May 9, 2018

In terms of reporting on the news of state, it used to be that there were journalists,  government spokespersons, and maybe, in between, public relations folk. There were clear demarcations between them.

Now, the lines are blurred.

As journalists, society’s eminent storytellers, lose their jobs and their industry implodes, the privilege of whom actually gets to tell the story, to articulate immanence, is up for grabs. Governments, like corporations, have found ways to game the vacuum, ensuring their agendas and narratives are secured, unfiltered and unexamined, in the vaults of public fact. As a result, the ability of global citizens to make informed decisions is severely impaired.

There are four basic ways this is being done, which we’ll examine below.


If Josef K, Kafka’s semi-autobiographical protagonist in “The Trial” were alive today, he may well live in Turkey. Here, journalists are constantly hounded, and the very nature of their craft is battered within an inch of its life by an omnipotent state apparatus.

Ever the strategist, Turkish President Recep Tayyip Erdogan has gone through a number of stages, corresponding to many of forms of control at different times.

As such, the march to intimidation has been incremental. The latest phase started around May 2013 when citizens in Istanbul took to the streets to vent about an omnibus of concerns, centering on the planned development of the much-loved district of Gezi Park.

A process of state propaganda ensued, which saw Erdogan’s deep state apparatus swing into action to limit the fallout of his crackdown on the Gezi Park protesters. This counter-campaign was further prompted by claims of high level corruption in his avowedly “anti-corruption” government.  

Initially, Turkish media barely reported the protestsone famous example was when one large TV station, cowed by the state, was running a documentary on penguins while CNN International in Turkey was showing the protests in all their drama. Such gaps in news dispersal have prompted many Turks to get their news on social media.

As a result, the country has become one of the leading users of mainstream social media platforms in the world (and the government has become the world’s leading Twitter blocker.)

The conglomerate model of Turkish media, whereby major media companies such as Dogan Holding had numerous cross-sector interests, saw many editors pulling material critical of Erdogan and his AKP party, lest it impact on these delicately balanced business portfolios. Clearly a co-opted industry.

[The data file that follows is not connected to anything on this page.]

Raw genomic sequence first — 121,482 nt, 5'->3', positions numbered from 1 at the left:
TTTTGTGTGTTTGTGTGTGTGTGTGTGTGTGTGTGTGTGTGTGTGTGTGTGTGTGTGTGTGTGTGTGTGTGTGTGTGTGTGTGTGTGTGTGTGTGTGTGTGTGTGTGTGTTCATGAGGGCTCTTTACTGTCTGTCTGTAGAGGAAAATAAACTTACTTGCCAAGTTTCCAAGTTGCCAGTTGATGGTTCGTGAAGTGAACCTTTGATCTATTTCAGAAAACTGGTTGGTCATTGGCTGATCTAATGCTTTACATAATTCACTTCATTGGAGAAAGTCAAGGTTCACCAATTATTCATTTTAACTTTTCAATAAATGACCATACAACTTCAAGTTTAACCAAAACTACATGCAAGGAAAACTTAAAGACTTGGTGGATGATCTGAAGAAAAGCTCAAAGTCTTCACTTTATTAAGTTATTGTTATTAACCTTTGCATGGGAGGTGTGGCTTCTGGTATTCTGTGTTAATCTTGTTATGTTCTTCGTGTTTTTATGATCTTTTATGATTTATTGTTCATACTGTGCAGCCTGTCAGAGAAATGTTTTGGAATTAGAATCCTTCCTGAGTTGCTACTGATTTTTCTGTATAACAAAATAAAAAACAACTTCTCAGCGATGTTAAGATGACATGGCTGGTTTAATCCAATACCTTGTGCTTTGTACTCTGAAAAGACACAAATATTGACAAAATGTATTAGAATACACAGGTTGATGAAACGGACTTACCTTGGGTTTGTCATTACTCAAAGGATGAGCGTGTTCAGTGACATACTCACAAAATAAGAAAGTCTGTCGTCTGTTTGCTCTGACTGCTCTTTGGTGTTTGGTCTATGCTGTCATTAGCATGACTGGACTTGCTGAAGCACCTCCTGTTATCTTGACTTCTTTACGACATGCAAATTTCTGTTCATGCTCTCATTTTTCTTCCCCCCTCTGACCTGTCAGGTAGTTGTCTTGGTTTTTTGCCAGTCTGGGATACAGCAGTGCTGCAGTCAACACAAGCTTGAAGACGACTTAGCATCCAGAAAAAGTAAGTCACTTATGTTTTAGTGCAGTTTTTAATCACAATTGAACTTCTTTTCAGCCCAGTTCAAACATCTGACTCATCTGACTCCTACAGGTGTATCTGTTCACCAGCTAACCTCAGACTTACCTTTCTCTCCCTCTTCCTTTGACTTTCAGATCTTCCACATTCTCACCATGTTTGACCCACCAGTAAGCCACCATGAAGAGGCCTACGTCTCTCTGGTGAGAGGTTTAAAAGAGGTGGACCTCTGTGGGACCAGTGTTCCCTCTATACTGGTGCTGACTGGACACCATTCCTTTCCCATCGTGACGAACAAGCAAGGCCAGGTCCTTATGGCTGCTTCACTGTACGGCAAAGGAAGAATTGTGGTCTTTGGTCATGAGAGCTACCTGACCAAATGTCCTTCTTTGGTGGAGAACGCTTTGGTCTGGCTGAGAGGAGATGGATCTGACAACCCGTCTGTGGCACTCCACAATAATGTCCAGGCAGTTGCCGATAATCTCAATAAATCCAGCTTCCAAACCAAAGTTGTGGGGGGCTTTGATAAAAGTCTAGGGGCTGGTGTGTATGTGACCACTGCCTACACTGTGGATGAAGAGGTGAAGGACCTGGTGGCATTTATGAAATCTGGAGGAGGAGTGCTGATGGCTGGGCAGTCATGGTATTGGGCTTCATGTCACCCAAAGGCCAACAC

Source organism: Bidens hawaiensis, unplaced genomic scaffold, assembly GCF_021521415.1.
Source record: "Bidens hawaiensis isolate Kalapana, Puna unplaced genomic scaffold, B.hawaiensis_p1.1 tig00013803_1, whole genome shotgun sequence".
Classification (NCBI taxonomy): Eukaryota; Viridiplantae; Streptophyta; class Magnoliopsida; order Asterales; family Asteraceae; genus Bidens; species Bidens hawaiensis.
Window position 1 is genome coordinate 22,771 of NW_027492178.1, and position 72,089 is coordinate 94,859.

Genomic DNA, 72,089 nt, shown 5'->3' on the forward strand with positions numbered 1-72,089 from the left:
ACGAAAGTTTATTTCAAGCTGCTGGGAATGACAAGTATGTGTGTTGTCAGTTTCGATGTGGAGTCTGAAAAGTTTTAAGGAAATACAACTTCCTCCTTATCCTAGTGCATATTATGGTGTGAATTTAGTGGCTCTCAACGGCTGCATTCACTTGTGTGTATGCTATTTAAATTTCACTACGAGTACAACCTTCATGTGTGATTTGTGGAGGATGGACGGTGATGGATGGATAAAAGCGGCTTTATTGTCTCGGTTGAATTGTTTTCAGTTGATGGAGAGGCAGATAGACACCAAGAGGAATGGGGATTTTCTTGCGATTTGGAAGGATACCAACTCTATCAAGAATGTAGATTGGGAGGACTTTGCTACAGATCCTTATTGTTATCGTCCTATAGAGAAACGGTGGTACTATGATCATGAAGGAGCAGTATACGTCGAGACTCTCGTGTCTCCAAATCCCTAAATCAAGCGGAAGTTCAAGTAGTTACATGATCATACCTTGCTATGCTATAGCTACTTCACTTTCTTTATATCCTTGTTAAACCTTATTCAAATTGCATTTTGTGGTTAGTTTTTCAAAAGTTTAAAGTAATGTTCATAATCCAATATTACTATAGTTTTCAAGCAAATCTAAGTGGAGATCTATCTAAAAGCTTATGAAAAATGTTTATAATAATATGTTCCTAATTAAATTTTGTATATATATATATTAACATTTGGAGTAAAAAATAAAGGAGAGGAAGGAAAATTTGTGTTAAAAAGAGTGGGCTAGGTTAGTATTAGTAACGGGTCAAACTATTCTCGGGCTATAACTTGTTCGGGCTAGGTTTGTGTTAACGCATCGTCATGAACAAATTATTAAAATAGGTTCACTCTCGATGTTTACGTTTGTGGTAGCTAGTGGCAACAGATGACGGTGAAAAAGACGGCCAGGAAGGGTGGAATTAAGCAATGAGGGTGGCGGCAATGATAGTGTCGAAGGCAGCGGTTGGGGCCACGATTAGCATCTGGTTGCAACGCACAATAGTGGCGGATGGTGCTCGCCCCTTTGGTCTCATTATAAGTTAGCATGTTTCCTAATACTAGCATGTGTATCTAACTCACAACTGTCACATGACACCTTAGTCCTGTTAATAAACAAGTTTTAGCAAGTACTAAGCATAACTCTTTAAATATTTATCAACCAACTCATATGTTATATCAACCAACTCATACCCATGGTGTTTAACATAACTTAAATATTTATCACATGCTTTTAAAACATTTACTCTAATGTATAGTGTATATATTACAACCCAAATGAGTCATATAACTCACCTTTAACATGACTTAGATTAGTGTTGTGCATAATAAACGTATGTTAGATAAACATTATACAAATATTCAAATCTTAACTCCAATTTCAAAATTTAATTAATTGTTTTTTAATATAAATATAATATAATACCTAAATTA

As editors acquiesced, things got even worse for journalists.

Noted in the pre-Erdogan era for its feisty media, Turkey has seen its journalistic and editorial culture become severely constrained in the past decade. Mere co-option has morphed into an even uglier model of intimidation.

According to the Committee to Protect Journalists’ annual survey, Turkey has more journalists in prison than any other country. The CPJ report, published in December 2017, counted 73 journalists in prison in Turkey. All, said the report, are “under investigation for, or charged with, anti-state crimes.”

The CPJ admits its own figures may even be on the conservative side, noting, “other press freedom groups using a different methodology have higher numbers.” The “Free Turkey Journalists” organization, for instance, more than doubles this number, recording 151 currently in state detention at the time of writing this article.

Indeed, the figure is likely over 1,000 if citizen reporters and commentators online are included.

The strategy of intimidation is creating a widespread crisis of self-censorship among journalists in Turkey, in a situation one advocacy group suggests is a modern version of Jeremy Bentham’s panopticon.

It’s likely President Erdogan would approve of such an analogy.


There can be no doubt that the ascendency of Donald Trump has changed the dynamic between the media and the White House. While the relationship has never been entirely cozy, there has been something of a quid pro quo arrangement whereby each party agreed that they need the other. Access for media and coverage for the presidency are the rewards.

Things began to get skewed during candidate Trump’s nomination. News media became obsessed with Trump’s outrageous throwaways, strewn about like chicken feed, which were enthusiastically consumed by an ever-increasing range of media outlets.

No one ever thought Trump would win anything and the consensus appears to have been that he provided a bit of comic relief in the usually dour election process.